Once again, in an effort to start moving stuff from my old site to this one, here’s a general post regarding graphics. This one will hopefully get quite a bit more attention as time goes on.
It is true, as I mentioned almost 4 years ago in that original posting, that I’ve always been fascinated by the visual aesthetics of things. I think, with the possible exception of people who are born blind, that everyone, likewise, does have a certain ‘taste’, in art. Color combinations they find appealing, shapes and overlay and combinations of layers that strikes them as pleasing to the eye, and such. I would also say that most people never really develop this sense. They simply accept what they perceive as fact, and never delve into the hows or whys of it, nor do they ever really find any way to enunciate it clearly, or find particular art or artists that particularly exemplifies the things they like.
I won’t say I’m any expert in art. Far from it. I’d say I’m more in the ‘discovery’ phase of things. I do know some artists that I particularly enjoy…. Escher, Dali, Klimt, Giger and Mandlebrot, to name a few. Don’t know that last one? Well … it is definitely a name that doesn’t really belong with the others, at least in the traditional sense. But it does bring out one aspect of art that I’m particularly fond of. Benoit Mandlebrot was one of the formative scientists in the field of fractal, or chaos theory. One of the more popular ‘sets’ of data, or more accurately, formulas describing data is named for him as well.
Eventually, I’ll link in several of the research documents on fractal theory for those who want to pursue it deeper. In the meantime, go google it and see what turns up. The crux of it though, is that these researchers were finding ways to describe patterns they observed in nature, in seemingly random things (cloud patterns, for example), with formulas. The visual representation of these formulas were strikingly similar to the kinds of things we’d see in the summer, cloud filled sky. Soon after, they starting using these formulas for a whole series of predictive simulations, many in the weather related fields (as well as others).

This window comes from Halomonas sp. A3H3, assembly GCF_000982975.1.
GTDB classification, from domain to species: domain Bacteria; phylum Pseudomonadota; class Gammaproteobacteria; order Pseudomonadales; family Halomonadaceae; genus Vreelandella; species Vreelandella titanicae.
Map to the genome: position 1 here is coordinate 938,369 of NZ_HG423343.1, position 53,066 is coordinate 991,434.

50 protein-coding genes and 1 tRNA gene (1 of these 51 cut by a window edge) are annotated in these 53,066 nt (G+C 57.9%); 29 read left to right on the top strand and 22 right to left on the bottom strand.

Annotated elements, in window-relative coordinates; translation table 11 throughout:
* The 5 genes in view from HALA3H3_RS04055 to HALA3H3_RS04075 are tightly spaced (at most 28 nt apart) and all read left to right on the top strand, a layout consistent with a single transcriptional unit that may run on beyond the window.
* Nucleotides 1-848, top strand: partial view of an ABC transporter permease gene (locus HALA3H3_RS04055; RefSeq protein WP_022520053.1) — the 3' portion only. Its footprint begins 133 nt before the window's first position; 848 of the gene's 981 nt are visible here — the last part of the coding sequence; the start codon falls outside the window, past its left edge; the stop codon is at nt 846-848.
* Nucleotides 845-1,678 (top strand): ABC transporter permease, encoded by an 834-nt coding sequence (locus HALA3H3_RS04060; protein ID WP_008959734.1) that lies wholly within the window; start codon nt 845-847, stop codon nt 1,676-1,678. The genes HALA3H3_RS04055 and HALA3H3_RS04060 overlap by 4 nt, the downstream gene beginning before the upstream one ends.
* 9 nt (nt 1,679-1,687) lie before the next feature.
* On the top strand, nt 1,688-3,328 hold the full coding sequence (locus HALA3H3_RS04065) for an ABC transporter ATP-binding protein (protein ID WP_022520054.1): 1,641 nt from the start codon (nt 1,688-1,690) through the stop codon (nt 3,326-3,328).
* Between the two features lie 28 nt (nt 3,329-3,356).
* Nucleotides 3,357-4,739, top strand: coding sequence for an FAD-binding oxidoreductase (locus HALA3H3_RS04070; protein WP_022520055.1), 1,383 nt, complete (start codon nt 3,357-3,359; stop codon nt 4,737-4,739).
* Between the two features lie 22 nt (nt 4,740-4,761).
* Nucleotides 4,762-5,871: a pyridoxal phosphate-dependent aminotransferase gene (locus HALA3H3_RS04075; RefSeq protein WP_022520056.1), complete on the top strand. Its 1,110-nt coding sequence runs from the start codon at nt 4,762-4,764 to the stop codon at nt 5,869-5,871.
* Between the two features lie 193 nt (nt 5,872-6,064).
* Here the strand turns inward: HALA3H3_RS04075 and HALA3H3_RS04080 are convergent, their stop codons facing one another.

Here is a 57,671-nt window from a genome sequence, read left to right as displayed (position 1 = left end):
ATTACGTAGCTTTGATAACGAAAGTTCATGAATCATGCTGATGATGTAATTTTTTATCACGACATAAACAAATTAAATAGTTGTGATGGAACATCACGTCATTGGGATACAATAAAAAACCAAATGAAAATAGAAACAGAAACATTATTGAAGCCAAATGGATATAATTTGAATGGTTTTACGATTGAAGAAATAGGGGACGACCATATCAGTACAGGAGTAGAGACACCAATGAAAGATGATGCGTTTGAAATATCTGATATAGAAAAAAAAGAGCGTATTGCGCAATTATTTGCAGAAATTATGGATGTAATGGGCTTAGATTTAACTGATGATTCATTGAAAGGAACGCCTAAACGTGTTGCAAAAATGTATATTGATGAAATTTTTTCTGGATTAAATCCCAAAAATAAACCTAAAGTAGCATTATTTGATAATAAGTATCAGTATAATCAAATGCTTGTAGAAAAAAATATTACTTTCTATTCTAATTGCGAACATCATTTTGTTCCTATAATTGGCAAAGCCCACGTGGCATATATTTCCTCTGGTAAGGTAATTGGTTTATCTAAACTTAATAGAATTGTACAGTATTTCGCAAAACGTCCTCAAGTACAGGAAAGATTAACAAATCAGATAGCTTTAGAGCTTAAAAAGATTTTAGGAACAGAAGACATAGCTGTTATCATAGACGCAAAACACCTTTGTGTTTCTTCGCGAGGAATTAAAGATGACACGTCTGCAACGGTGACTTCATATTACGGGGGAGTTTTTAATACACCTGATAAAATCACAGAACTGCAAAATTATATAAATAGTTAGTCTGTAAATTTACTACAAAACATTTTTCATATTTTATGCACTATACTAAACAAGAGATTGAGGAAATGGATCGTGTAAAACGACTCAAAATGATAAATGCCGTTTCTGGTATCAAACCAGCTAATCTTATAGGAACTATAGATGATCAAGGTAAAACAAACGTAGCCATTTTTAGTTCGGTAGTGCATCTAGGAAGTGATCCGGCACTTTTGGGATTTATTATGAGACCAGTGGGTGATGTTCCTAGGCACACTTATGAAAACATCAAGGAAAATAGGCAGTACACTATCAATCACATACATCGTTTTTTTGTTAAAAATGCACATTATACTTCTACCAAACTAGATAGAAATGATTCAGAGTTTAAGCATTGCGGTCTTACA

While this research is all very interesting, one of the more appealing parts of this is the sheer visual splendor of the images these formulas are capable of producing. Eventually, there were people out there doing nothing but investigating new ways to make these fancy formulas produce pretty images. Dozens of tools exist out there today, and producing these is pretty trivial. No understanding of the core math behind it all is necessary anymore. Which, to some extent, is good, because its pretty high-powered stuff.
Anyway, fractals led me to look more closely at the computer as a source and creation tool for art, and is where any of my current efforts at producing anything are focused. Mostly, this has produced just some nice wallpapers and such, but occasionally, something pretty nice spits out. The graphic on the top of this page is a good example. Thanks again to Tom for help ing with that one.
Enough for now. Eventually, I’ll post some example images, and integrate some kind of graphics database or something into this page.